The Role of Dietary Fiber in the Bioaccessibility and Bioavailability of Fruit and Vegetable Antioxidants
Article first published online: 13 JAN 2011
© 2010 Institute of Food Technologists®
Journal of Food Science
Volume 76, Issue 1, pages R6–R15, January/February 2011
How to Cite
Palafox-Carlos, H., Ayala-Zavala, J. F. and González-Aguilar, G. A. (2011), The Role of Dietary Fiber in the Bioaccessibility and Bioavailability of Fruit and Vegetable Antioxidants. Journal of Food Science, 76: R6–R15. doi: 10.1111/j.1750-3841.2010.01957.x
- Issue published online: 13 JAN 2011
- Article first published online: 13 JAN 2011
- MS 20100796 Submitted 7/14/2010, Accepted 9/27/2010.
- dietary fiber;
- fruits and vegetables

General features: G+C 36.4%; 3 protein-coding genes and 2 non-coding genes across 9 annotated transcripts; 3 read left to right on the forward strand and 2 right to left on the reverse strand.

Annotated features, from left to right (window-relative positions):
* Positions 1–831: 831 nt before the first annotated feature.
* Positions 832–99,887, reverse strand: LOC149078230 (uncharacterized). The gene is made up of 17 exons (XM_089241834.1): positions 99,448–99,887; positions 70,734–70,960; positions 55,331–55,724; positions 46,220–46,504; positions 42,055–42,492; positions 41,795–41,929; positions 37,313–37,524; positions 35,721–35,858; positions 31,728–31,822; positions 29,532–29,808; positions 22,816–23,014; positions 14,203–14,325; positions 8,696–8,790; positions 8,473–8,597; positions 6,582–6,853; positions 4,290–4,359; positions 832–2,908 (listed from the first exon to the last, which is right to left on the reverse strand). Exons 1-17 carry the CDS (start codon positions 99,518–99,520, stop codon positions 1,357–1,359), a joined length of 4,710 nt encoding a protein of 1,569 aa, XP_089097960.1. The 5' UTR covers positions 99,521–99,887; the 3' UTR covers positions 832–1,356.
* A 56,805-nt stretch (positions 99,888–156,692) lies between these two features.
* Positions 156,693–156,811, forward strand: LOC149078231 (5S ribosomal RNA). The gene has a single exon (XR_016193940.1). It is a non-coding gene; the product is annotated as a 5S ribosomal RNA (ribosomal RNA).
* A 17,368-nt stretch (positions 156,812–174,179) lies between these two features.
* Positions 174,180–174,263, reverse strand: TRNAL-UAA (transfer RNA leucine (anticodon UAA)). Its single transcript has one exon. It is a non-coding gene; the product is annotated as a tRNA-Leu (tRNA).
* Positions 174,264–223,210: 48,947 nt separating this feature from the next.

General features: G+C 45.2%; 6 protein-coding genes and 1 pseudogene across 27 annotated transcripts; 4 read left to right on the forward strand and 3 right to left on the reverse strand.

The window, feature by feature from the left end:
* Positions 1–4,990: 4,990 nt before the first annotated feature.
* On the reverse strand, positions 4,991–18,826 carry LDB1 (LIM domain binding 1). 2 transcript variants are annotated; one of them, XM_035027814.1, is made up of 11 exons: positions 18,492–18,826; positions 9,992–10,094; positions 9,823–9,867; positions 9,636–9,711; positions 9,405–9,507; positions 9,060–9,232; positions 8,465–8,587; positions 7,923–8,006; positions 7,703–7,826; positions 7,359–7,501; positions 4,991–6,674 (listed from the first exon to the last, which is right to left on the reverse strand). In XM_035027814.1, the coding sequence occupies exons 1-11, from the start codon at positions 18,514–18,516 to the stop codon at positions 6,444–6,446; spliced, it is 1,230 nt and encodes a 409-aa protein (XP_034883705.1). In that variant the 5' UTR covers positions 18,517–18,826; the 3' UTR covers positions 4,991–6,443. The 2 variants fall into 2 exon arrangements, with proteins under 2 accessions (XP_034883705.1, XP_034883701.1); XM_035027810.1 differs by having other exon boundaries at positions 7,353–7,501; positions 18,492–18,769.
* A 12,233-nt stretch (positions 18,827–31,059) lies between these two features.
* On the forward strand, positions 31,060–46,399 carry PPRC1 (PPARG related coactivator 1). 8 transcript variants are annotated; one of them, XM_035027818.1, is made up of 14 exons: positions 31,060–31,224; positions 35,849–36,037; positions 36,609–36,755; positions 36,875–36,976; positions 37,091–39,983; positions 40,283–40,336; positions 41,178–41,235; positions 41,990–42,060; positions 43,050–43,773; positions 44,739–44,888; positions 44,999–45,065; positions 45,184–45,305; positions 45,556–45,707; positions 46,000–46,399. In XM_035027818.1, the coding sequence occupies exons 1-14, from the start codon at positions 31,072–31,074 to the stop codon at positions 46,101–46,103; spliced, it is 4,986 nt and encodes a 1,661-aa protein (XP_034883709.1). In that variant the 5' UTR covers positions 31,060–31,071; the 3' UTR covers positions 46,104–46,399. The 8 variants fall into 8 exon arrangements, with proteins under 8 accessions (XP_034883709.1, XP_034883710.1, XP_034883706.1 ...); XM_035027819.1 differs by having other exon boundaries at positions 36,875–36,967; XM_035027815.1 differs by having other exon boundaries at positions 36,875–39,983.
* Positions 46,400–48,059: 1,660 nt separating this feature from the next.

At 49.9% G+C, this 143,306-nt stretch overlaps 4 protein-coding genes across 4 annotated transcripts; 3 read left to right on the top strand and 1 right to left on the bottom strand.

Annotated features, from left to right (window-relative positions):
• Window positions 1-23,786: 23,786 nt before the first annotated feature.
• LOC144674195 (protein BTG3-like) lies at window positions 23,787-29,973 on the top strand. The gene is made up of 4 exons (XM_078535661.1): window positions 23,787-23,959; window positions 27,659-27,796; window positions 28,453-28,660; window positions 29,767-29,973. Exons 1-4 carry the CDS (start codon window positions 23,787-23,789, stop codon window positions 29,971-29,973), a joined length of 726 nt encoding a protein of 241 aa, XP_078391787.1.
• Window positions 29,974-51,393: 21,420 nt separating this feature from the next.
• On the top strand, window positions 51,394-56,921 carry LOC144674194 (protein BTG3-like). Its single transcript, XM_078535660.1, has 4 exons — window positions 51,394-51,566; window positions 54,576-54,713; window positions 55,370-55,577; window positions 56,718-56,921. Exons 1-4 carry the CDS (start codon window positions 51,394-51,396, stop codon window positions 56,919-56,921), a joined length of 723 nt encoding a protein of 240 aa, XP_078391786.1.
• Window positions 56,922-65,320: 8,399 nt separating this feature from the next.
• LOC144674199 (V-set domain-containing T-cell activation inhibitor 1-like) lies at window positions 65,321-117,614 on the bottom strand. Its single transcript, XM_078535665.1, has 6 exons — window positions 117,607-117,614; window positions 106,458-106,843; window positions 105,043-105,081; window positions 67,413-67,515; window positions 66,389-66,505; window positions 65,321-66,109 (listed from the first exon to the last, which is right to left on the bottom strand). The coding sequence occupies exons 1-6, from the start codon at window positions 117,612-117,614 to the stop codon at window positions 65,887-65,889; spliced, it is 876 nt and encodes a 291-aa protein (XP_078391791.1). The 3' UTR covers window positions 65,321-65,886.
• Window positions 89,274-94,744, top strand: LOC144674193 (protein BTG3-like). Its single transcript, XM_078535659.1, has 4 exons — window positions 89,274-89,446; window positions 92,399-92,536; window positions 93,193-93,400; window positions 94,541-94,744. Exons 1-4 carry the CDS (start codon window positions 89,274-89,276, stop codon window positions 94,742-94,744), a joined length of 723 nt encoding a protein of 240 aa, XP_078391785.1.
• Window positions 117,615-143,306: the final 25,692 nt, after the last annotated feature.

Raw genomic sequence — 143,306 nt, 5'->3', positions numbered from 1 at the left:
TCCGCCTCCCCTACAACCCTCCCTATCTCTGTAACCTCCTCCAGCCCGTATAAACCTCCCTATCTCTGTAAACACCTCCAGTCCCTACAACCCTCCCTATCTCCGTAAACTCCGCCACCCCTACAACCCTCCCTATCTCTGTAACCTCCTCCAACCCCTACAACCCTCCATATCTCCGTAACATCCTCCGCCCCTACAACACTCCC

Abstract: Antioxidants are abundant compounds primarily found in fresh fruits and vegetables, and evidence for their role in the prevention of degenerative diseases is continuously emerging. However, the bioaccessibility and bioavailability of each compound differs greatly, and the most abundant antioxidants in ingested fruit are not necessarily those leading to the highest concentrations of active metabolites in target tissues. Fruit antioxidants are commonly mixed with different macromolecules such as carbohydrates, lipids, and proteins to form a food matrix. In fruits and vegetables, carbohydrates are the major compounds found, mainly in free and conjugated forms. Dietary fiber, the indigestible cell wall component of plant material, is considered to play an important role in human diet and health. Most studies on antioxidant bioavailability are focused on foods and beverages from which antioxidants are easily released. There is evidence indicating that food microstructure affects the bioaccessibility and bioavailability of several nutrients, referring mostly to antioxidants. Nevertheless, the specific role of dietary fiber in the absorption of antioxidants has not been widely discussed. In this context, the purpose of the present review is to compile and analyze evidence relating to the association between dietary fiber and antioxidants, and the physical and chemical interactions that modulate their release from the chyme in the gastrointestinal tract.